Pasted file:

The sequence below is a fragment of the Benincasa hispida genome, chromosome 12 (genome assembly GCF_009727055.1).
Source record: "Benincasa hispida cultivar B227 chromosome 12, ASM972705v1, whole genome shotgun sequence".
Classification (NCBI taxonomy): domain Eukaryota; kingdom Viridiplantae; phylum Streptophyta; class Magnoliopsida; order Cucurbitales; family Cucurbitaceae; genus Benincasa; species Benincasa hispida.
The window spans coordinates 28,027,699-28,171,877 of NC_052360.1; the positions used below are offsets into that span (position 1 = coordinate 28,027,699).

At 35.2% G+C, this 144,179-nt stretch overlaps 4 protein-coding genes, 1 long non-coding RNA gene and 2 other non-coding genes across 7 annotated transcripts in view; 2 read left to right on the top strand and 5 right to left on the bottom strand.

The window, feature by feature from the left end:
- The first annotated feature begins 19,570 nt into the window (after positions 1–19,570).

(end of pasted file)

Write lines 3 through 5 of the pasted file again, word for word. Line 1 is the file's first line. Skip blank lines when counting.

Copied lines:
Classification (NCBI taxonomy): domain Eukaryota; kingdom Viridiplantae; phylum Streptophyta; class Magnoliopsida; order Cucurbitales; family Cucurbitaceae; genus Benincasa; species Benincasa hispida.
The window spans coordinates 28,027,699-28,171,877 of NC_052360.1; the positions used below are offsets into that span (position 1 = coordinate 28,027,699).

At 35.2% G+C, this 144,179-nt stretch overlaps 4 protein-coding genes, 1 long non-coding RNA gene and 2 other non-coding genes across 7 annotated transcripts in view; 2 read left to right on the top strand and 5 right to left on the bottom strand.